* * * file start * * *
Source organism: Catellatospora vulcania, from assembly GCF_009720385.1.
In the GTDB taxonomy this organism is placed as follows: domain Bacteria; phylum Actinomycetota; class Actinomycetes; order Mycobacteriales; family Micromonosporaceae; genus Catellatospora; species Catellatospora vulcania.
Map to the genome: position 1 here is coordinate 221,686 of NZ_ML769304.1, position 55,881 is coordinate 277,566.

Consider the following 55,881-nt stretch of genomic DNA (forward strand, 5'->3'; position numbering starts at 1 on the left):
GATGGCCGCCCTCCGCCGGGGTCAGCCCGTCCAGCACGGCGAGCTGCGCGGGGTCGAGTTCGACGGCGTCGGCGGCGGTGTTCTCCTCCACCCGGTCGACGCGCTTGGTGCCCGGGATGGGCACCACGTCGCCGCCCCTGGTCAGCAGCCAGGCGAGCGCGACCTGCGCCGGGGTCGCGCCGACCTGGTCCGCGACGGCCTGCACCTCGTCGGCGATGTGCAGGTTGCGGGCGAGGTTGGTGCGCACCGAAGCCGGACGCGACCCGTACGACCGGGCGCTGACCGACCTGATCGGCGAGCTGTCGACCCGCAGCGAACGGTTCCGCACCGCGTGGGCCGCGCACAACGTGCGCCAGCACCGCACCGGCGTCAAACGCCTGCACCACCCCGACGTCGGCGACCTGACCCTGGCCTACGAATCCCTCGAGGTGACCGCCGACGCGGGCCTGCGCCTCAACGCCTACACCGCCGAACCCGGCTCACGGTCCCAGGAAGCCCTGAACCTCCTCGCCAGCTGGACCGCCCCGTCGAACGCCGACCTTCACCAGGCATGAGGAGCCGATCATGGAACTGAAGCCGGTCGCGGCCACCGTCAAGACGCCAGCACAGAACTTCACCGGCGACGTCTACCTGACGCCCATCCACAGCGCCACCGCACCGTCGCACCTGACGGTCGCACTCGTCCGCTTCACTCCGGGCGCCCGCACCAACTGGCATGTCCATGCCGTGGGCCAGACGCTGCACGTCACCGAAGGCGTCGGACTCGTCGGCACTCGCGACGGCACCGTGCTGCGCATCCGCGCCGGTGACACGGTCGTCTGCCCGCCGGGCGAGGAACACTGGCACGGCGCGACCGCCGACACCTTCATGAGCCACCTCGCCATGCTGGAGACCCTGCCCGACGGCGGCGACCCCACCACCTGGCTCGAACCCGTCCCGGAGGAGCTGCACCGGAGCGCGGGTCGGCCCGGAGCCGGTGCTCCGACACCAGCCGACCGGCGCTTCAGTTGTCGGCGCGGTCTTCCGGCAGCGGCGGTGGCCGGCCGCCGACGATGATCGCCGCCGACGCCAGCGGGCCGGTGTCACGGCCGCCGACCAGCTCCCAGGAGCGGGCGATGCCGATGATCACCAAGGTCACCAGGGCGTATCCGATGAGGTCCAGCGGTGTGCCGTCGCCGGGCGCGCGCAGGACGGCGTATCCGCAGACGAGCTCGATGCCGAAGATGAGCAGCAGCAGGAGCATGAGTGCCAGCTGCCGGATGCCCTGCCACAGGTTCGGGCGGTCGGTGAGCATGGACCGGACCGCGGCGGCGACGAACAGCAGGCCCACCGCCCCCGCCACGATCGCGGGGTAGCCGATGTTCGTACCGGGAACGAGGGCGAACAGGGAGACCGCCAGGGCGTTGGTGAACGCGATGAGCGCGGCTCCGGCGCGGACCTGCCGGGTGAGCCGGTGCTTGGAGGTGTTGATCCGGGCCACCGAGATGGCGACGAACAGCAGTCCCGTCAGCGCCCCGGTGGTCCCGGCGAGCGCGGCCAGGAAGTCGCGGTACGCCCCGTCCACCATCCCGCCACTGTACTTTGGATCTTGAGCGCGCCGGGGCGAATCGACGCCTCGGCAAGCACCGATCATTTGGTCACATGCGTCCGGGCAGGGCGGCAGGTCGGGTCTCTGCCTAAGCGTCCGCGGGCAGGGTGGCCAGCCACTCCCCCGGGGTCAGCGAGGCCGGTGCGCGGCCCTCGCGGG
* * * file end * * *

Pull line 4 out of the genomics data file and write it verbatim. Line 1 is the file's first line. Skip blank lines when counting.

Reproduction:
Consider the following 55,881-nt stretch of genomic DNA (forward strand, 5'->3'; position numbering starts at 1 on the left):